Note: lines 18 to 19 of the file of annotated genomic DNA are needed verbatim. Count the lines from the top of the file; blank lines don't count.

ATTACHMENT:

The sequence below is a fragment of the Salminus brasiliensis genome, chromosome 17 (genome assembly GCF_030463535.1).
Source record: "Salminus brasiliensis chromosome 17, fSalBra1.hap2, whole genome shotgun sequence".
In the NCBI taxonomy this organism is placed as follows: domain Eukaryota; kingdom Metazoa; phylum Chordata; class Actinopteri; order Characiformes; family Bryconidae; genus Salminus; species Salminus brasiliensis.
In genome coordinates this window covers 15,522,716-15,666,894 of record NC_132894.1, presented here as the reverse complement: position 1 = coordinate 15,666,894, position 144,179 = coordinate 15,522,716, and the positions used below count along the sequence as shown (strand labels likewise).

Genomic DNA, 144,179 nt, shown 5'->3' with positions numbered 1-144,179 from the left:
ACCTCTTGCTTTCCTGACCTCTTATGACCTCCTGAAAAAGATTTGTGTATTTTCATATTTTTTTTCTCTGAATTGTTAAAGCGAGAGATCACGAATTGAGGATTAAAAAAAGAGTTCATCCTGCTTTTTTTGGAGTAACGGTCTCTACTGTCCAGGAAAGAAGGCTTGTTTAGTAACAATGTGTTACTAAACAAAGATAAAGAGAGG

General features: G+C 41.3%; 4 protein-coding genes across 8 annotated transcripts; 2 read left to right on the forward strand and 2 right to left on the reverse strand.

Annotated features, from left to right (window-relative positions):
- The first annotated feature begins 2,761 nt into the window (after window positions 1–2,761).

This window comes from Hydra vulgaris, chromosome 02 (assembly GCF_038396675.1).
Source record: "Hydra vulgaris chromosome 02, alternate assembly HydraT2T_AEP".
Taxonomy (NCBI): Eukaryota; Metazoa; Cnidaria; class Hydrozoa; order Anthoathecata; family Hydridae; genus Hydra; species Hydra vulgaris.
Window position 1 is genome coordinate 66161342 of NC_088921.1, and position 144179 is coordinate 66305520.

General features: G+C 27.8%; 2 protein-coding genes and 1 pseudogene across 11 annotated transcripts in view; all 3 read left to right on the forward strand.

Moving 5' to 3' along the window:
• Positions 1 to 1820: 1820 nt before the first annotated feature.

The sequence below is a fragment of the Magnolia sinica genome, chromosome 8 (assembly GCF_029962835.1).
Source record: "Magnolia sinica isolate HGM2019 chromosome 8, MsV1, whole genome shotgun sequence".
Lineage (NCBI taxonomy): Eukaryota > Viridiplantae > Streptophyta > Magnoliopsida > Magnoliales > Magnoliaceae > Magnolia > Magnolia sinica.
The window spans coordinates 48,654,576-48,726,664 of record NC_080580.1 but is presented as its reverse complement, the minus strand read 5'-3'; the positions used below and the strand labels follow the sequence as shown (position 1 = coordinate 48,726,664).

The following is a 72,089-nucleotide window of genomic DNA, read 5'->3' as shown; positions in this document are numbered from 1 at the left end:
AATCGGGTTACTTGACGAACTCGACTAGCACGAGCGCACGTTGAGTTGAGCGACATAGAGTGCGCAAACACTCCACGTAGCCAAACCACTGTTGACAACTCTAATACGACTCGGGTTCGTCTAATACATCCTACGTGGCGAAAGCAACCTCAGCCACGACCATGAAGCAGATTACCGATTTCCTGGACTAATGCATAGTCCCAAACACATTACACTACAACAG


Source record: "Magnolia sinica isolate HGM2019 chromosome 8, MsV1, whole genome shotgun sequence".
Lineage (NCBI taxonomy): Eukaryota > Viridiplantae > Streptophyta > Magnoliopsida > Magnoliales > Magnoliaceae > Magnolia > Magnolia sinica.